Going into the sewer from the manhole at Montgomery Park.
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New technology has helped Melbourne Water complete a complex sewer rehabilitation in Melbourne.

Melbourne Water recently rehabilitated the North West Sewer (NWS) and its connecting manholes at Montgomery Park in Essendon.

The North West Sewer transfers wastewater from Melbourne’s inner north-western suburbs to the Western Treatment Plant via the Western Trunk Sewer at Brooklyn pump station.

The rehabilitation restored a section of the sewer under Montgomery Park which was severely corroded and at risk of failing.

The rehabilitation was completed underground in two stages by Thiess Black and Veatch Joint Venture (TBVJV). The first stage involved relining a 230 metre section of the existing sewer, before two connecting sewer manholes were refurbished.

This was the first time Melbourne Water used Ribline, a composite steel reinforced high density polyethylene liner, to reline a sewer.

The liner was spirally wound into place at one of the manholes and sealed with structural epoxy. Cement was then pumped behind the liner to fill voids between it and the existing sewer.

This product and its specific installation provided the sewer with a continuous, strong, joint-free liner.

Project Manager, Jim O’Neill, said, “This was the first time Melbourne Water had used this Ribline product to repair a large, live sewer. We are really happy with the outcome.”

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Empty reels at the construction site following the installation of Ribline.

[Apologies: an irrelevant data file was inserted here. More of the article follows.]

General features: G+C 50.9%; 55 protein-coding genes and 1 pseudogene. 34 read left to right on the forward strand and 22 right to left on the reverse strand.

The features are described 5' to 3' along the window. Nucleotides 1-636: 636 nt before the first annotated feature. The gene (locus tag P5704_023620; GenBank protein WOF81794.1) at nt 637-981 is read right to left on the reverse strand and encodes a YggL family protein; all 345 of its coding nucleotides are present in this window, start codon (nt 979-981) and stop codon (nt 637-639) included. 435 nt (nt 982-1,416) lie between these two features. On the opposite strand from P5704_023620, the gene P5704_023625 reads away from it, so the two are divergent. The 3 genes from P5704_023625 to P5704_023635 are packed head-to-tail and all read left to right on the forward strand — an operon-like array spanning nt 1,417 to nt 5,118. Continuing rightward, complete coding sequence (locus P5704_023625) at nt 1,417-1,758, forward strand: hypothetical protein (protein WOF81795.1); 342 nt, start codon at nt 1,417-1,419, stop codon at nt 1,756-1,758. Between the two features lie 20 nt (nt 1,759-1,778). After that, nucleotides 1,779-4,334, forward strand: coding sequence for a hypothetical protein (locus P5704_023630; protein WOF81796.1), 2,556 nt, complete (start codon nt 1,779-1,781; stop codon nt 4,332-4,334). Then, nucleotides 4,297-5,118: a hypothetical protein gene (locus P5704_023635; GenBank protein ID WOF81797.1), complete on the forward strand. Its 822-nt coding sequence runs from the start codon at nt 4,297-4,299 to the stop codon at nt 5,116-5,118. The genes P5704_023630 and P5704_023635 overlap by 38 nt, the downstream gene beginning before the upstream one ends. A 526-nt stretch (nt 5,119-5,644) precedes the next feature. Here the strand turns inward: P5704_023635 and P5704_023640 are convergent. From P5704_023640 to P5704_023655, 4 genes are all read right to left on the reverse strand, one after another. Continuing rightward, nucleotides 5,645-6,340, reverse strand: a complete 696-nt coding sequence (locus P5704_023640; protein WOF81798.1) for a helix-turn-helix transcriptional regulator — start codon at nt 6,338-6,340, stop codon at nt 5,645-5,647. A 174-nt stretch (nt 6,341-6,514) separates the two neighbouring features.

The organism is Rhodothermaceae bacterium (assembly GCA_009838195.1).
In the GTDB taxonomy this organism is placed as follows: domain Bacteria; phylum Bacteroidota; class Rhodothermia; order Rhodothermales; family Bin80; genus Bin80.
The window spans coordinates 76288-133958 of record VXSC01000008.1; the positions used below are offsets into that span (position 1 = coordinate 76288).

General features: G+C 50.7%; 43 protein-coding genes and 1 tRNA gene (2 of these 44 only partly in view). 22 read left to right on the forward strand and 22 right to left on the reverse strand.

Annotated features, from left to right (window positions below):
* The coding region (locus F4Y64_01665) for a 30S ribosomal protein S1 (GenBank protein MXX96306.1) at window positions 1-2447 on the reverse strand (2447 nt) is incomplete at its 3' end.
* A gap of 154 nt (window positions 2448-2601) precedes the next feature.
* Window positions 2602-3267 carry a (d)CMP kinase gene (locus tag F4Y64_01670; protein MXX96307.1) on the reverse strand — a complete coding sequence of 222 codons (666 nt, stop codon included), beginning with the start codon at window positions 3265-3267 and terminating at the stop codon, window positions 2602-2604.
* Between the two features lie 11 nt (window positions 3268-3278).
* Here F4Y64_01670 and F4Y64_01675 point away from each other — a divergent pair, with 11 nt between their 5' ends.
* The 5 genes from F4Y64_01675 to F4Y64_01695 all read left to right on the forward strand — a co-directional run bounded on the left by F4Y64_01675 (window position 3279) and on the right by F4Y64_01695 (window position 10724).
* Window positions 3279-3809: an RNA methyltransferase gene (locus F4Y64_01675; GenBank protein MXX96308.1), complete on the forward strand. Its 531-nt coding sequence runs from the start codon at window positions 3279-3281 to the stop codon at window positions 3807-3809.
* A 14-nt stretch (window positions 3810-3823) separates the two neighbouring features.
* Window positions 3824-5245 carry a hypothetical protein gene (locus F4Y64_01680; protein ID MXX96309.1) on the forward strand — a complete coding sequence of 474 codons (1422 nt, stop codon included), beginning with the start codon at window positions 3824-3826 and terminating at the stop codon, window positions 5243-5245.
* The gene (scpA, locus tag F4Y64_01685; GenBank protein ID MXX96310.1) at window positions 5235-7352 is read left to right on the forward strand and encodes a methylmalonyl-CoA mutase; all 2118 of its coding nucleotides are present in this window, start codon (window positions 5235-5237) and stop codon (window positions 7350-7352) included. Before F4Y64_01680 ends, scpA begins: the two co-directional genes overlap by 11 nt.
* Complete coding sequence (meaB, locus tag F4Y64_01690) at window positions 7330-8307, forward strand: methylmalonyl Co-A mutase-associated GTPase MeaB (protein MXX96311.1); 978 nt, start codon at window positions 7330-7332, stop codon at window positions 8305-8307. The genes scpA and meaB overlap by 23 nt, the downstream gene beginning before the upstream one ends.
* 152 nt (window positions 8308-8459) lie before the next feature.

The rehabilitation reduced the diameter of the sewer main from 1.8 meters to 1.6 metres but restored the structural integrity of this section of the sewer.

Stage two of the project involved removing the deteriorated concrete surfaces on the two connecting sewer manholes and applying a new protective coating.

These manholes are located on opposite corners of Montgomery Park, with one near the intersection of Albion and Tennyson streets and the other located near the intersection of Lawson and Hilda streets.

The sewer relining and manhole refurbishment required contractors to work over 22 nights from July 2015 to ensure the safety of people working on the project.  

“As there had been a long history of ongoing repair work on this sewer at this location, completing the work at night was always going to be a challenge,” Mr O’Neill said.

“Being mindful of the community was a high priority for everyone.”

Before construction began, TBVJV undertook a trial of the night work methods and procedures,  where workers trialled safe entry and exits into the confined spaces. Workers also looked for any potential restrictions on the use of the pipeline relining equipment.

TBVJV implemented a number of measures to reduce noise, light and odour for the community for the duration of the project.

The rehabilitation project was fully completed in November 2015.

Jessica Dickers is an experienced journalist, editor and content creator who is currently the Editor of Utility’s sister publication, Infrastructure. With a strong writing background, Jessica has experience in journalism, editing, print production, content marketing, event program creation, PR and editorial management. Her favourite part of her role as editor is collaborating with the sector to put together the best industry-leading content for the audience.

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